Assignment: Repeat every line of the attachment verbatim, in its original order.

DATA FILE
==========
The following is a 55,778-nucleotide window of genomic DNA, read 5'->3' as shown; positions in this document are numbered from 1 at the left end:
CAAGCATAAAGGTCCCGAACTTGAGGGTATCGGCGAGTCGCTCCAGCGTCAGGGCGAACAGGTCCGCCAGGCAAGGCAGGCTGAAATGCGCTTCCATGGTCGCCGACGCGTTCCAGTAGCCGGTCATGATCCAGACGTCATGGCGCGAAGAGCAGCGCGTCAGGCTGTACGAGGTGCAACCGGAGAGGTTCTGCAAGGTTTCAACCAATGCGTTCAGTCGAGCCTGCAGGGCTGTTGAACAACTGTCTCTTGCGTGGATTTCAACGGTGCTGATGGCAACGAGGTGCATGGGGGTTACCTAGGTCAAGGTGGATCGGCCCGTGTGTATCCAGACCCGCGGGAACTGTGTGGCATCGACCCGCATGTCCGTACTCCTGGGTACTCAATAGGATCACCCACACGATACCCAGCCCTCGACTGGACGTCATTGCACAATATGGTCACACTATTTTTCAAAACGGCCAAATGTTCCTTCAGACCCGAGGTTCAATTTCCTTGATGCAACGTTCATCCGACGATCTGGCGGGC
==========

The following is a 55,778-nucleotide window of genomic DNA, read 5'->3' as shown; positions in this document are numbered from 1 at the left end:
CAAGCATAAAGGTCCCGAACTTGAGGGTATCGGCGAGTCGCTCCAGCGTCAGGGCGAACAGGTCCGCCAGGCAAGGCAGGCTGAAATGCGCTTCCATGGTCGCCGACGCGTTCCAGTAGCCGGTCATGATCCAGACGTCATGGCGCGAAGAGCAGCGCGTCAGGCTGTACGAGGTGCAACCGGAGAGGTTCTGCAAGGTTTCAACCAATGCGTTCAGTCGAGCCTGCAGGGCTGTTGAACAACTGTCTCTTGCGTGGATTTCAACGGTGCTGATGGCAACGAGGTGCATGGGGGTTACCTAGGTCAAGGTGGATCGGCCCGTGTGTATCCAGACCCGCGGGAACTGTGTGGCATCGACCCGCATGTCCGTACTCCTGGGTACTCAATAGGATCACCCACACGATACCCAGCCCTCGACTGGACGTCATTGCACAATATGGTCACACTATTTTTCAAAACGGCCAAATGTTCCTTCAGACCCGAGGTTCAATTTCCTTGATGCAACGTTCATCCGACGATCTGGCGGGC